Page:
Contrary to popular mythology, it wasn’t the Conservative government of Margaret Thatcher which came to power in 1979 that invented neoliberalism, rather that distinction is reserved for the preceding Labour administration under James Callaghan. It was the Labour government, not the Tories, who accepted the terms of the austerity package proposed by the IMF in 1976. The main condition of the IMF loan, insisted on by the US Treasury, was that the government deficit must be reduced by cutting demand.
Interest rates were raised and government spending reduced. Wage, job and welfare cuts were the hallmark of the ‘social contract’ between wage labour and capital agreed by the unions to bail out the government. As Colin Leys notes:
“From 1976 onwards, Labour accordingly became ‘monetarist’. Its leaders accepted that full employment could no longer be achieved by government spending but must be sought through private sector growth. For the necessary investment to take place, prices must reflect real values, and this in turn required ‘squeezing’ inflation out of the system and permitting the free movement of capital. In 1978 Treasury officials began preparing to abolish capital controls.”
Spearheaded by the deregulation of the movement of capital, the breaking of the unions and the centralization of state power that favoured the corporations in the running of state enterprises, rates of inequality that had been reduced from the previous highs of the depression years of the late 1920s began to grow again. During the 1920s wealth disparity was huge. Then, as people at the top paid more taxes, and people in the middle began to earn more, the gap became increasingly smaller.
As the consensus between capital and wage labour started to go in reverse from about 1980, inequality began to increase steadily to 1920s levels which is roughly the point they are today. By the mid 1980s tax havens started to emerge in places like the Caymen Islands, Singapore, Hong Kong, Panama, Bermuda the British Virgin Islands and increasingly, London. All of the wealth located in these havens isn’t actually invested their. This means that the vast majority of people who live in, say, London, don’t benefit from foreign money that’s invested in, for example, property due to the massive rise in property prices that result from these investments.
So why do the 99 per cent put up with all this?
Many people tend to get distracted, whether that’s through working all the hours under the sun merely to survive, or through sports or other forms of leisure activities. Many others are angry but feel disconnected from the political process. The politicians, by contrast, benefit from the current situation so they are not motivated to change it, largely because they are immune from any effective political pressure from below.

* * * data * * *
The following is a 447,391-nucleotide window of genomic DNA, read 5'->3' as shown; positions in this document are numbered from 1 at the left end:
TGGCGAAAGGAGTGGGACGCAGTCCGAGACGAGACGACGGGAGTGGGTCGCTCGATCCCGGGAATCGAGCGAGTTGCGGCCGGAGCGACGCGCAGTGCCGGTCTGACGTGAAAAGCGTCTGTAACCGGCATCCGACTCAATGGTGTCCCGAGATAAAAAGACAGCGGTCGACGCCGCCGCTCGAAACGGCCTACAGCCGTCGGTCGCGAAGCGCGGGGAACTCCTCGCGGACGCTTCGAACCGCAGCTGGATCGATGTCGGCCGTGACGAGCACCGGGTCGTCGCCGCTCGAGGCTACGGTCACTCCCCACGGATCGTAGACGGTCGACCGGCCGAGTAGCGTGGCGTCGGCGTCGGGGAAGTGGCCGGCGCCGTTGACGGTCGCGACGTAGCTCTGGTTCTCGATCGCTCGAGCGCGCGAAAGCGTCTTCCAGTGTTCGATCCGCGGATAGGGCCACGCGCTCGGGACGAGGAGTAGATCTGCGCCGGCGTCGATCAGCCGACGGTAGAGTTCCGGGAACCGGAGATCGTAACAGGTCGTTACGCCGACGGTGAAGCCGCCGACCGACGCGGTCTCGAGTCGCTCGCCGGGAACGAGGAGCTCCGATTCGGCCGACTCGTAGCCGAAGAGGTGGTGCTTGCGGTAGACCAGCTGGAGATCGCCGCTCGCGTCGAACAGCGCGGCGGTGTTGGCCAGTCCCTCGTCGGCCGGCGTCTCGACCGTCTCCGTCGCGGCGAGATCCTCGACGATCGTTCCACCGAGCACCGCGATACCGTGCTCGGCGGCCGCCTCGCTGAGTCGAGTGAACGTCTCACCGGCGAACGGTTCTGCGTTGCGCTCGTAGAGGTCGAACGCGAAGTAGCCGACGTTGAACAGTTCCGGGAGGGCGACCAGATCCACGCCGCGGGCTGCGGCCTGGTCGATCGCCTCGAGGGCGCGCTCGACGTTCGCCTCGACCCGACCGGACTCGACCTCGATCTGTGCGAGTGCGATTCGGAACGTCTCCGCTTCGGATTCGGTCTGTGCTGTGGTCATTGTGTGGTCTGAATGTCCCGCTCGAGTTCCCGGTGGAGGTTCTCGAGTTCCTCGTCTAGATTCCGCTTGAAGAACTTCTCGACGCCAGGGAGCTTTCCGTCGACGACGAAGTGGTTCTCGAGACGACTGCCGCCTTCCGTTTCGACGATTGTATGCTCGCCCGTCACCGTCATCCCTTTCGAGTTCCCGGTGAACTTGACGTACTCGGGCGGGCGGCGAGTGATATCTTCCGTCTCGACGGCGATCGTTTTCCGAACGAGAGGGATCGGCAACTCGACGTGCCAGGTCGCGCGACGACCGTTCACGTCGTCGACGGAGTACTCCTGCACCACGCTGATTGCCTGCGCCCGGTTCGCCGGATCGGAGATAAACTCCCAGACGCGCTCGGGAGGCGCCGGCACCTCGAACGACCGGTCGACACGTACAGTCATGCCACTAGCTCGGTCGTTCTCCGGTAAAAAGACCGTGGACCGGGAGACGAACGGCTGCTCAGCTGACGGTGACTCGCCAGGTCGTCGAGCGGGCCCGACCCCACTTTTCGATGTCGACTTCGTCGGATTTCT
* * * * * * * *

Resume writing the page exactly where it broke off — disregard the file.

The consequences for civil society that emanate from the combination of public apathy and apoplexy are potentially extreme. The lack of proper investment in public services like the NHS, social care, libraries and schools will end up with them collapsing. This is a process that to a large extent is already happening. The fact that the super rich have their money stashed away off-shore, while many among the poor don’t earn enough to pay tax in the first place, has resulted in an insufficient tax yield.
The reason why many people can’t get a prompt appointment with their GP, paving stones in the streets are cracked, their libraries are staffed by volunteers and there are pot holes on the roads that never get attended to, is directly linked to these factors. So while public services are being slashed on the one hand, people are increasingly having to pay for the ones that remain with money, in many cases, they haven’t got. If they are fortunate enough to have a job, it’s likely that their disposable income in real terms wouldn’t of increased in the last four decades.
Particularly for the young, the prospects of finding secure, fulfilling and well paid work is as remote now than it has been for at least 70 years and the situation is likely to get even worse as robots begin to replace many traditional blue collar and even white collar jobs. Leaving aside the threats posed by climate change, the underlying root cause of the problems society faces both now and in the coming period, is the inability of governments’ to take a long term approach to tackling levels of inequality that are so extreme that violent disorder on the streets may be the only language the politician’s will take note of.